The Hudson Yards area, it seems, is doomed, and the MTA may suffer a financial hit because of this curse.
Last May, after months of public and private wrangling, the MTA saw its first $1-billion bidder pull out of the Hudson Yards project. Shortly after that Tishman Speyer deal for the rail yards died a painful death, Related Companies swooped in and signed a similar deal. The Related deal, it seems, may join the Tishman plan in the great Hudson Yards in the sky.
Erik Engquist of Crain’s first reported on this development earlier this week. He writes:
If the Metropolitan Transportation Authority and the Related Cos. cannot reach a deal on Hudson Yards in 10 days, the $15 billion project could end up being postponed indefinitely or never being built.
The authority and the developer have until Jan. 31 to sign a contract, which would trigger a schedule of payments that could ultimately bring close to $1 billion into MTA coffers. But the sinking economy and a paucity of financing are pressuring both sides.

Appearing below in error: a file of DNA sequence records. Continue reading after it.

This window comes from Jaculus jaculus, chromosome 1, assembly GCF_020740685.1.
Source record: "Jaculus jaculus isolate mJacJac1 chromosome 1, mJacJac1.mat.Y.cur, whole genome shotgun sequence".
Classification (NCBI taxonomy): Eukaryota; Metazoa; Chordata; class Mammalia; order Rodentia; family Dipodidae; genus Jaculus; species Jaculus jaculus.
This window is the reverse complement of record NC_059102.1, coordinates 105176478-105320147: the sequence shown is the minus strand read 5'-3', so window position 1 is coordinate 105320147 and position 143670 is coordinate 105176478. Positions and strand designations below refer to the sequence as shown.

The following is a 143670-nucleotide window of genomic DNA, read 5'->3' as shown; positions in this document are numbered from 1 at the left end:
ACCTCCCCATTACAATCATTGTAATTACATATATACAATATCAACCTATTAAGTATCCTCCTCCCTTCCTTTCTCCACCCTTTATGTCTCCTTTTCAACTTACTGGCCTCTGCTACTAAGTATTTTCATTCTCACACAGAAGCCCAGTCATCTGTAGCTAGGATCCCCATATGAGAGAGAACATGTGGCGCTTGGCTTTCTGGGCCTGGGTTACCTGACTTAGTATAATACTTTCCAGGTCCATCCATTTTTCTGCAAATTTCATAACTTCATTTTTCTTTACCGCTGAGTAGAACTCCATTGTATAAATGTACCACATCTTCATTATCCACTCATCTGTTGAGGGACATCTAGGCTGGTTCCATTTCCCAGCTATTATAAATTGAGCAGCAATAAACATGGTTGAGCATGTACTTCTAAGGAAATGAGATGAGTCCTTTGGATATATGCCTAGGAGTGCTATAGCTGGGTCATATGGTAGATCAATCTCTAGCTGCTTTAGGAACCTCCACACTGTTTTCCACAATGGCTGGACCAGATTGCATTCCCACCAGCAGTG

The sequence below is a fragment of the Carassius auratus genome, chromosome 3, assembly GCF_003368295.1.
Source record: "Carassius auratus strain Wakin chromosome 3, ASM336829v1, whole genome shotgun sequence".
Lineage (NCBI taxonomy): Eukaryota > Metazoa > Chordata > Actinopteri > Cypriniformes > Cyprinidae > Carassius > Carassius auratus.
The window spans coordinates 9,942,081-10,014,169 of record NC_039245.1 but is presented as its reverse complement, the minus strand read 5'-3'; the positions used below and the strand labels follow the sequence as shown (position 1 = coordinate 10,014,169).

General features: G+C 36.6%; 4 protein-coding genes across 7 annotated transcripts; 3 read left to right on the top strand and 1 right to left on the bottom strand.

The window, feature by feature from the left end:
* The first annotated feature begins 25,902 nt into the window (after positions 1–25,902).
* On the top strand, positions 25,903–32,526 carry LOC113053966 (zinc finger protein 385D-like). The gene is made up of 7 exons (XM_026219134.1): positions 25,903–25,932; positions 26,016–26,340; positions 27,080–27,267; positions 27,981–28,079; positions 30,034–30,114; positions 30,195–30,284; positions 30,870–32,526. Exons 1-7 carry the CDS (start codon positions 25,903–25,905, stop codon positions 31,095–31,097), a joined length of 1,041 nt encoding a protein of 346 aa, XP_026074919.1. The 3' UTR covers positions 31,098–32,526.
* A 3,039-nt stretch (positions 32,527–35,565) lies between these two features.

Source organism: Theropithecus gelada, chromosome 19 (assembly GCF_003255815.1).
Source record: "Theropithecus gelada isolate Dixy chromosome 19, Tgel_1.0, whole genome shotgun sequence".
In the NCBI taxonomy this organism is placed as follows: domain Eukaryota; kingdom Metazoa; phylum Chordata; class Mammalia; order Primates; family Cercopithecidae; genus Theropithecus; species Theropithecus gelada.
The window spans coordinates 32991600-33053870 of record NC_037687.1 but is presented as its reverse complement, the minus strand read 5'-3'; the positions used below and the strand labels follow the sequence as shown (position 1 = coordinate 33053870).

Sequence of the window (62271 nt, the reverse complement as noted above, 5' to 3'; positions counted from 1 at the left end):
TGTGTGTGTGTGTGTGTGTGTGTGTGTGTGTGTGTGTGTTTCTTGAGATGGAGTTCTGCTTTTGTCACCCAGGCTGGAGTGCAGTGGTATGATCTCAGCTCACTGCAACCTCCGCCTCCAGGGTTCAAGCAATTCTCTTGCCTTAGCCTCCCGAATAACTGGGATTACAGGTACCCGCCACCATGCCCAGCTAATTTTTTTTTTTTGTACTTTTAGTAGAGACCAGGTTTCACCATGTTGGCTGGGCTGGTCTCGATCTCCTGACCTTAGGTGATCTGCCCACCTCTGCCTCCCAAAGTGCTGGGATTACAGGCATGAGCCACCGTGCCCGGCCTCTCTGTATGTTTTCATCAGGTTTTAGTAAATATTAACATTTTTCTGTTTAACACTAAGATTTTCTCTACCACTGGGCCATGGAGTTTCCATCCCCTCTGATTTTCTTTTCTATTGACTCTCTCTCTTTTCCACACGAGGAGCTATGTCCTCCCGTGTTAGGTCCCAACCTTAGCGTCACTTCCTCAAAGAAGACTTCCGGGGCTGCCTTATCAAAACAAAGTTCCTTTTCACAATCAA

Given the uncertain market, Related would like to avoid commitments of scope and schedule that threaten the profitability of the project. At the same time, the developer wants to move forward and not forsake the $11 million deposit it put down last May.
Both sides in the Crain’s article are saying the right things. “Hudson Yards continues to move forward,” Joanna Rose, a Related vice president, said to Engquist. “We remain focused on the various governmental and required reviews that continue to progress and are working closely with the MTA, the Department of City Planning and the community.”
But with MTA CEO and Executive Director Elliot Sander calling the negotiations “very sensitive,” it’s easy to see a collapse in the near future. With this deal on the rocks — and the Atlantic Yards deal treading water for another year — the MTA’s capital budget may suffer. These mega-projects were to bring in over $1 billion, and if they both fall through, the MTA will have to scramble to replace the funds.
Meanwhile, as the Related deal teeters on the brink, the city’s commitment to the 7 line extension remains in place. No matter what happens, the city will fund the construction of the 7 line from its current Times Square terminus to 34th and 11th Ave. While there may be no development on the Hudson Yards area for a decade, at least the subway will serve the area. With more pressing projects on tap, that hardly seems like a good use of funds to me. This could turn into quite the boondoggle.